For one, I live in the south and North Carolina is a huge growing state. I’m very into growing and eating fresh foods. The foundation to growing food and being able to supplement our growing population is having nutrient-rich soil at optimal levels. With climate change, there’s an increase in CO2 (Carbon Dioxide), which leads to the warming of the Earth. In order to decrease the global carbon budget decomposers within the soil must be taken into consideration because they’re aiding plants ability to remove CO2 from the atmosphere. Decomposers are controlled by a hierarchy of three different components: climate > quality of dead plant material > soil organisms (bacteria, bugs, worms, etc). (Aerts) Decomposition is extremely temperature sensitive, therefore, when it’s colder we’re going to see significantly less decomposition as compared to warmer climates. Additionally, researchers have found that when there’s less snow due to the rising temperatures then there will be less nitrogen retention.  In the future, there will be an increase N2O (nitrogen oxide) and CO2 (carbon dioxide) leaving the snow. Snow is a critical component for maintaining the nutrients within the soil. Snow prevents the soil from freezing and provides the ground with moisture. If the climate continues to become warmer, we’ll see a decrease in seasonality which can stress the temperature sensitives microbes that live within the soil leading to deaths. (Reynolds) Still, more research has to be done in order to fully understand these systems.The changes in soil composition affecting the landscape is can be determined by vegetation response as well as soil moisture and temperature. Unfortunately, it’ll take at least two decades for researchers to be able to fully determine the responses present in ecosystems because the current negative and positive feedback to climate change are minimal.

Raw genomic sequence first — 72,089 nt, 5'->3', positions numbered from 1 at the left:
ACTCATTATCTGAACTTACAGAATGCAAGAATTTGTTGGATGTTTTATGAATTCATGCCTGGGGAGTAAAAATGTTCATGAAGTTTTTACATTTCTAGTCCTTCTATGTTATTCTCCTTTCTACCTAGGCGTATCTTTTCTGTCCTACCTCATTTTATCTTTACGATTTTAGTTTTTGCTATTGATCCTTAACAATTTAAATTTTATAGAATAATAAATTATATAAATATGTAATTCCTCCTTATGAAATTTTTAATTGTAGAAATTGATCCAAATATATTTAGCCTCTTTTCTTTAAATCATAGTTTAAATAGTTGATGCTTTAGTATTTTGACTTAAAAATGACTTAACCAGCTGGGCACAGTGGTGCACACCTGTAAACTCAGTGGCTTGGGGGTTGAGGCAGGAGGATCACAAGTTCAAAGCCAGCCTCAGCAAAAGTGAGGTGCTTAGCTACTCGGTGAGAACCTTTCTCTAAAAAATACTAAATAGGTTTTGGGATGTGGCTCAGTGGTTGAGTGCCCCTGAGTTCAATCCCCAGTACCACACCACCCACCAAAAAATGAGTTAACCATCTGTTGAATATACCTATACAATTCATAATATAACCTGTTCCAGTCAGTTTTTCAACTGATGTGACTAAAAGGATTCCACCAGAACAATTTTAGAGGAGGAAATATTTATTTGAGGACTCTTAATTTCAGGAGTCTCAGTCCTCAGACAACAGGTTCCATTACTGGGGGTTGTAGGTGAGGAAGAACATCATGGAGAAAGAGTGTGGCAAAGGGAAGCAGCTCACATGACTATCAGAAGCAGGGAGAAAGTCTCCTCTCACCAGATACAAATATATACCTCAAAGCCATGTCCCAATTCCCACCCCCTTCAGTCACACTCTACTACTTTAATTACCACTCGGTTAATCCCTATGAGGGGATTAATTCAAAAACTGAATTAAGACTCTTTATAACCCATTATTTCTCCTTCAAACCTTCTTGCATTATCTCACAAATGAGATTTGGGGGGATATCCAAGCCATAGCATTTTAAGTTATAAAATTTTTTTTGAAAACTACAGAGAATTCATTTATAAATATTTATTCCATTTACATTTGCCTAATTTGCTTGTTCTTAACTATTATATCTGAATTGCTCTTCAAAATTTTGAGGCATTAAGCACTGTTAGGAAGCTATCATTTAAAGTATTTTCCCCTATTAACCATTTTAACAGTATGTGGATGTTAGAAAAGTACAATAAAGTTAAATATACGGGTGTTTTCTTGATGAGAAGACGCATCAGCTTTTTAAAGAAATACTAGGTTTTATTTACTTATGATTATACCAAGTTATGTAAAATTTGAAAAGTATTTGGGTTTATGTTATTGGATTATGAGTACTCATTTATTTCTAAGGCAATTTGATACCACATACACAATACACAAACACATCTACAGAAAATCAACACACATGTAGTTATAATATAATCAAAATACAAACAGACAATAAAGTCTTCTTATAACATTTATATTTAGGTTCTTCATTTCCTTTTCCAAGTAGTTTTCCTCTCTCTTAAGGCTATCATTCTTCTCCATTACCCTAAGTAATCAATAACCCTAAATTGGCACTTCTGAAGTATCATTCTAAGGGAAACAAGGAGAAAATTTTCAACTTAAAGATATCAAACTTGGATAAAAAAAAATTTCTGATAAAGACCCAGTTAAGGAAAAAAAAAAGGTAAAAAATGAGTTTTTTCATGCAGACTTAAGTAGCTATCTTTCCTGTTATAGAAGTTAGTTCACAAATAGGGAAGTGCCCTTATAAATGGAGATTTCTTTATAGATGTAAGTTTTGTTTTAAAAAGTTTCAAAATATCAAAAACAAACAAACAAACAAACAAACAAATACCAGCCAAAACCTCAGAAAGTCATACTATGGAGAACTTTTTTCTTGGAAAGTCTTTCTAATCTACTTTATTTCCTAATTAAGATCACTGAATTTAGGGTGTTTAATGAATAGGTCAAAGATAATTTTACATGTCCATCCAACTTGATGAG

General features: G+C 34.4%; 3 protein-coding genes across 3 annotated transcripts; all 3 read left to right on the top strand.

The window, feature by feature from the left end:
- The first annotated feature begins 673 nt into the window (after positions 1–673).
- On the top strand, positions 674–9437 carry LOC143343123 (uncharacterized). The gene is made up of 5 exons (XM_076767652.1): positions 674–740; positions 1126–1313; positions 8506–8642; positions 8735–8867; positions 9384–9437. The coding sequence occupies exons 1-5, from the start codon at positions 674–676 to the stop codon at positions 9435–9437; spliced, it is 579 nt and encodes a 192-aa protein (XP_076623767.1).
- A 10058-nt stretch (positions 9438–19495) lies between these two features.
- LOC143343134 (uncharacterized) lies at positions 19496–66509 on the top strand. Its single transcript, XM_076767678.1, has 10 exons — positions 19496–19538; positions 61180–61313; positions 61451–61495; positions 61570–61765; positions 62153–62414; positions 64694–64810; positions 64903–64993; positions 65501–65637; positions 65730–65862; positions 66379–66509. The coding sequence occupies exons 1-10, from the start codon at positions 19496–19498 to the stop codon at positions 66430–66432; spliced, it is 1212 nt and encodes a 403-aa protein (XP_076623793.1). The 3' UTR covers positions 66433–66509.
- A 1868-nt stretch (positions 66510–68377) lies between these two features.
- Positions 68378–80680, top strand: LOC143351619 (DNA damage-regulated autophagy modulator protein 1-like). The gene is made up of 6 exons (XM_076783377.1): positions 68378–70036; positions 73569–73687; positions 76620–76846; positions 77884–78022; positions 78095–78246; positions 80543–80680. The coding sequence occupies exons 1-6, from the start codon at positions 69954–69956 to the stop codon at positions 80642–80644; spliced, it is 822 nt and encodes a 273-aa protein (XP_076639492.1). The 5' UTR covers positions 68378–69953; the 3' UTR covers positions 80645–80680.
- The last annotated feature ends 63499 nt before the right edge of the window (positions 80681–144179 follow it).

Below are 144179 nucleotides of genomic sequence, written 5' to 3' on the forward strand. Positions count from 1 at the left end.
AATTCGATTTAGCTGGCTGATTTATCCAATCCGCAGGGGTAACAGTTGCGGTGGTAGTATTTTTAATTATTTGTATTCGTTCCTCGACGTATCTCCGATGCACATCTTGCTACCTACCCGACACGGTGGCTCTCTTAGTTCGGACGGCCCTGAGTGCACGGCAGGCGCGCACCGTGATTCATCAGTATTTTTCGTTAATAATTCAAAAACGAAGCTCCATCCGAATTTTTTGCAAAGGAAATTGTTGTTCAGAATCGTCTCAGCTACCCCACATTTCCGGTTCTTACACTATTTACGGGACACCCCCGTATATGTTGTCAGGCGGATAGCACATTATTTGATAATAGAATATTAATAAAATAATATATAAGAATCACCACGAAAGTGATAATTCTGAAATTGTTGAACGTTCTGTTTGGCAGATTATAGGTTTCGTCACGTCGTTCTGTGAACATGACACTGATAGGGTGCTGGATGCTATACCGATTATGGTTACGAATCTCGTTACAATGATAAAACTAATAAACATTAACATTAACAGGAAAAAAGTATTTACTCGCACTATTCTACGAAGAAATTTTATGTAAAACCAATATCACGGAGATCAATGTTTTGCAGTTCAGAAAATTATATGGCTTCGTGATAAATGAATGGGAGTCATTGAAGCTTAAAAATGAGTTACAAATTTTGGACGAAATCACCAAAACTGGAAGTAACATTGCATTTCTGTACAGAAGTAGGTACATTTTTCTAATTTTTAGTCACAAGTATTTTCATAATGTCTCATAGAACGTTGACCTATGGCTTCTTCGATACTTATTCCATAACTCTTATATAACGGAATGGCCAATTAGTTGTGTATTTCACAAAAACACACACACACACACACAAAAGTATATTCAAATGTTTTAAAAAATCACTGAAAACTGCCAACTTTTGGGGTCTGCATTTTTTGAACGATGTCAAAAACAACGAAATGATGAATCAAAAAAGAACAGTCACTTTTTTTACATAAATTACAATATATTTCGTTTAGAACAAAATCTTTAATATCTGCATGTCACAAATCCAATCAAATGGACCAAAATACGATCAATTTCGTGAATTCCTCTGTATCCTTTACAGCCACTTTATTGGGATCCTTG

Hopefully, this gave a fresh look on climate change as it pertains to the extreme cold. Take some time to think about the changes you’ve witness in your environment.

Work Cited

Aerts, R. “The Freezer Defrosting: Global Warming and Litter Decomposition Rates in Cold Biomes.” Journal of Ecology, vol. 94, no. 4, 2006, pp. 713–724., doi:10.1111/j.1365-2745.2006.01142.x.

Reynolds, Lorien L., et al. “Soil Respiration Response to Climate Change in Pacific Northwest Prairies Is Mediated by a Regional Mediterranean Climate Gradient.” Global Change Biology, vol. 21, no. 1, 2014, pp. 487–500., doi:10.1111/gcb.12732.

US Department of Commerce, and Noaa. “What Is the Polar Vortex?” National Weather Service, NOAA’s National Weather Service, 27 Mar. 2018,

Washington Post, and Washington Post. “The Polar Vortex Has Fractured, and the Eastern   U.S. Faces a…” West Central Tribune, 16 Jan. 2019,

ENEC 324 and ENEC 489

Environmental + Entreprenurship = ??

Have you ever wondered wanted to go down a pathway where entrepreneurship meets environmentalism? Well look no further, this blog post is for you!

My name is Danesha Byron. I’m a senior at UNC studying Environmental Science, Geology and Anthropology. If I had my way, I’d say I study plants, water, and people. In the future, I’ve recently began to dream of opening my own recycling company where materials would be processed. I remember explaining to Corey Adams at the Coastal Studies Institute that I wanted to learn more about how trash is processed and how business/marketing is intertwined in this web. With this, I was able to obtain a valuable internship working with Herb Council at CanStandOBX. Herb Council is a former Wake County Commissioner and current marketing ambassador for the CanStand. His long-life love for protecting all environmental spaces is what made this internship enjoyable. The life lessons I learned while apart of this company will be carried forever.